The Verdict according to Olusegun Adeniyi. Email, email@example.com
Agu Imo has been a friend and elder brother for almost two decades now, so when he called about two weeks ago to say there is an old man he wanted me to meet, he knew I couldn’t say no to his request. When he mentioned the name, Rev. Moses Iloh, I was even more enthusiastic since the man remains one of the most respected Christian leaders in Nigeria today. But what Imo said next shocked me: “I want you to meet Rev Iloh because he is now 83 and he is someone with whom I am close and he has some interesting perspectives to share about our country. He is not getting younger and I don’t want him to die without telling his story and, for me, you are the only person who can do justice to his account. You know of course that Rev. Iloh was the head of Red Cross in Biafra…”
At that point, my enthusiasm wavered a bit. Biafra? That is one topic I told myself I would avoid and for good reasons. Ever since Professor Chinua Achebe published his memoir, “There Was a Country”, I have watched as several Igbo and Yoruba commentators tore at one another on the Internet. Abuses, curses, threats and all manner of hate mongering were deployed on a daily basis. It all started with Achebe’s characterization of the late Chief Obafemi Awolowo, which was then misinterpreted to be an assault on the Yoruba people regardless of the fact that Achebe’s own daughter is married to a Yorubaman.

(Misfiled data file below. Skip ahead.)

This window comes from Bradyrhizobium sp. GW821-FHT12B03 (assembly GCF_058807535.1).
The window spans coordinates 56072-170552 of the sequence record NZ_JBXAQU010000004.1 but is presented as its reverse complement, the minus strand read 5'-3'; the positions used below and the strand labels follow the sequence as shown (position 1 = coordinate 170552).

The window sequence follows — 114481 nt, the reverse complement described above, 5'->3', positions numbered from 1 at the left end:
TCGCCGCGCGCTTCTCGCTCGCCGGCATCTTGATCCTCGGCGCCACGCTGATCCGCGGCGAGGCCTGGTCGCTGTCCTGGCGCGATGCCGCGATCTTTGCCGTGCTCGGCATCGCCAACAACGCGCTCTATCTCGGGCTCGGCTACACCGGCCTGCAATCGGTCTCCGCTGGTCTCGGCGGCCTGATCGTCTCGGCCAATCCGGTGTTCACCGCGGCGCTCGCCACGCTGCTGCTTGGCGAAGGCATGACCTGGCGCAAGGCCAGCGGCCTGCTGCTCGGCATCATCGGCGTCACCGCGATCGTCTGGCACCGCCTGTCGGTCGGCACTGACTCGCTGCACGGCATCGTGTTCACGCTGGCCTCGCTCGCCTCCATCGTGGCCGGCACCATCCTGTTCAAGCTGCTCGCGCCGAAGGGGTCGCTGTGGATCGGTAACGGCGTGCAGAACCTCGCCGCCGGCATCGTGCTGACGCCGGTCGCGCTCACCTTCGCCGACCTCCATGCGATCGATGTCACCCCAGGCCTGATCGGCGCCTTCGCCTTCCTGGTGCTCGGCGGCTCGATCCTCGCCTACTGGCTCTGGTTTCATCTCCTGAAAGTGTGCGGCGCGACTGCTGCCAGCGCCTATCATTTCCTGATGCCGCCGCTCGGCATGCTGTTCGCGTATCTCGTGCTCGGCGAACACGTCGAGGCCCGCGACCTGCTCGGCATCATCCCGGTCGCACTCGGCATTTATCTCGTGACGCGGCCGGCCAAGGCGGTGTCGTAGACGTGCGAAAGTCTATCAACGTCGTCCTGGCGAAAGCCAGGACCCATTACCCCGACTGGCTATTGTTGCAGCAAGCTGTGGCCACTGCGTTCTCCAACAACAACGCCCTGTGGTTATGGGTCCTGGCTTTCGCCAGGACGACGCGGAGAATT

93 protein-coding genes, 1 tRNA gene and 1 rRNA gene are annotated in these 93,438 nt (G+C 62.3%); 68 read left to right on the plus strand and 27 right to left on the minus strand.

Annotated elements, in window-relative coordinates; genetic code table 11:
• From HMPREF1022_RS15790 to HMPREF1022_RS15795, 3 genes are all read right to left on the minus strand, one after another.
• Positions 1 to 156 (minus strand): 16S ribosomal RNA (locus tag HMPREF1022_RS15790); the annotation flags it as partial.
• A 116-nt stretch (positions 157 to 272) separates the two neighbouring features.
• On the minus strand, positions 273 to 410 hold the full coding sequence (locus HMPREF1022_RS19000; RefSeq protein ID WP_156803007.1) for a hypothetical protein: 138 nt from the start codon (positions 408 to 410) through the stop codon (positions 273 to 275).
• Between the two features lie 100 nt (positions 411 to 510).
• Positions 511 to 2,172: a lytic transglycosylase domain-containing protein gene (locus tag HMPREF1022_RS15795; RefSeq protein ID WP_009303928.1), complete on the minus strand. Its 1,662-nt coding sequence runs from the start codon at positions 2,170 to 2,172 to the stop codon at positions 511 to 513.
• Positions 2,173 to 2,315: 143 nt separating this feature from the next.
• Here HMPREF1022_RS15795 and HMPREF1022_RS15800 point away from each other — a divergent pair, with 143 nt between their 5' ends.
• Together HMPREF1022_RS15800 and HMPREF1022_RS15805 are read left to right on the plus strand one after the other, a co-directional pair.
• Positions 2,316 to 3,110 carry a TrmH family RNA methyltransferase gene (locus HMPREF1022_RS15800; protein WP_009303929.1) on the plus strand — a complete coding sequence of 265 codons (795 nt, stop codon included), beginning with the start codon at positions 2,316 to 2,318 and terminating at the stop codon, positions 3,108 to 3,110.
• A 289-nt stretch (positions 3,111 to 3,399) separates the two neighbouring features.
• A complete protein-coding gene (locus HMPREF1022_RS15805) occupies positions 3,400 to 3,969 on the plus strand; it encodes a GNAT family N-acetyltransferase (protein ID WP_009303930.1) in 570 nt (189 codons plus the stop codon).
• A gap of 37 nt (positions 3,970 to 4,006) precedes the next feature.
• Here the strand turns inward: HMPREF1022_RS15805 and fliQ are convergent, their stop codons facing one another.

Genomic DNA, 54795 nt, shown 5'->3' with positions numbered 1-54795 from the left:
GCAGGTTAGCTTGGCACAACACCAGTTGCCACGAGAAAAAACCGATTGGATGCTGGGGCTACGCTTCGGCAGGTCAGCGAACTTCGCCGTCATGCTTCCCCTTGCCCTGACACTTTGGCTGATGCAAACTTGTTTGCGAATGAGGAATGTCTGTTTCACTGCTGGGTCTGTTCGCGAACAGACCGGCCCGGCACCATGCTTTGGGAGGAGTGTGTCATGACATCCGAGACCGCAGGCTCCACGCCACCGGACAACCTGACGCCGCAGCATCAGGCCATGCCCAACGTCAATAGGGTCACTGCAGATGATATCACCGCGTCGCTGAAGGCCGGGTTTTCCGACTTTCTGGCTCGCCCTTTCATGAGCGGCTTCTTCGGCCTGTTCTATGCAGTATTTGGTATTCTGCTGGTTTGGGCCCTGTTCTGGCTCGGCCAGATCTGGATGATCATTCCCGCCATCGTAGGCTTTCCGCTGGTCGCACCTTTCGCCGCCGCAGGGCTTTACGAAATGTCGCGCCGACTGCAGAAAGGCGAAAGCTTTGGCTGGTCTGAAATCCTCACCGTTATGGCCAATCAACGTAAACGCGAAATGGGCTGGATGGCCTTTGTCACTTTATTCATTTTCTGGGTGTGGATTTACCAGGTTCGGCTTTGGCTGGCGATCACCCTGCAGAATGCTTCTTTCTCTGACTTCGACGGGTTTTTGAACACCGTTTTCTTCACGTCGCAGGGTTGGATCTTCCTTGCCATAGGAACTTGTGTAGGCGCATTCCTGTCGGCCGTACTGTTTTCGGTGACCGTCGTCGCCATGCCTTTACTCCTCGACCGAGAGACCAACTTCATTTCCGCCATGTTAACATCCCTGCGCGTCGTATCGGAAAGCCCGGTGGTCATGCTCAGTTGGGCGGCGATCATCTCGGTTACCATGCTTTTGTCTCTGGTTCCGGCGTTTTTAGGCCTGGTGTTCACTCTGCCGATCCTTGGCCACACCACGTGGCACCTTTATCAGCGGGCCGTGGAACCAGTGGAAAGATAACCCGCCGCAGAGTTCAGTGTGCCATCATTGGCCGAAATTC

Thanks to Mr Abba Kyari who regularly indulges me with gifts of new books, I was one of the first Nigerians to read Achebe’s book and I was disappointed by the undisguised bitterness the revered writer displayed in his clearly one-sided and Igbo-centric account of the civil war. But I was even more disappointed with some of the Yoruba respondents, who perhaps did not even read the book before publishing their diatribes against Achebe. Since elementary science teaches that actions and reactions are equal and opposite, it was no surprise that their Igbo counterparts would also jump into the fray. Even though the Biafran war was not fought between the Igbos and Yorubas, that is the impression any reader would get on the internet. For that reason, I have since told myself that I would not get caught in the virtual crossfire of a war that was fought, won and lost at a time I was not even old enough to be enrolled in primary school!
Having apparently noticed my hesitation, Imo added, “there is no problem Segun if you are too busy to meet the man…”
Of course I instantly said I would. What would be my excuse? If an Igbo man was trusting enough to believe that a Yoruba man was the one he could consider to listen to a Biafran story, I felt that I could not possibly disappoint him so I met Rev Iloh last Friday. And after spending just two hours with the old man, I am already seeing the prospect of a first biographical work, which could explore the human drama of the Biafran tragedy.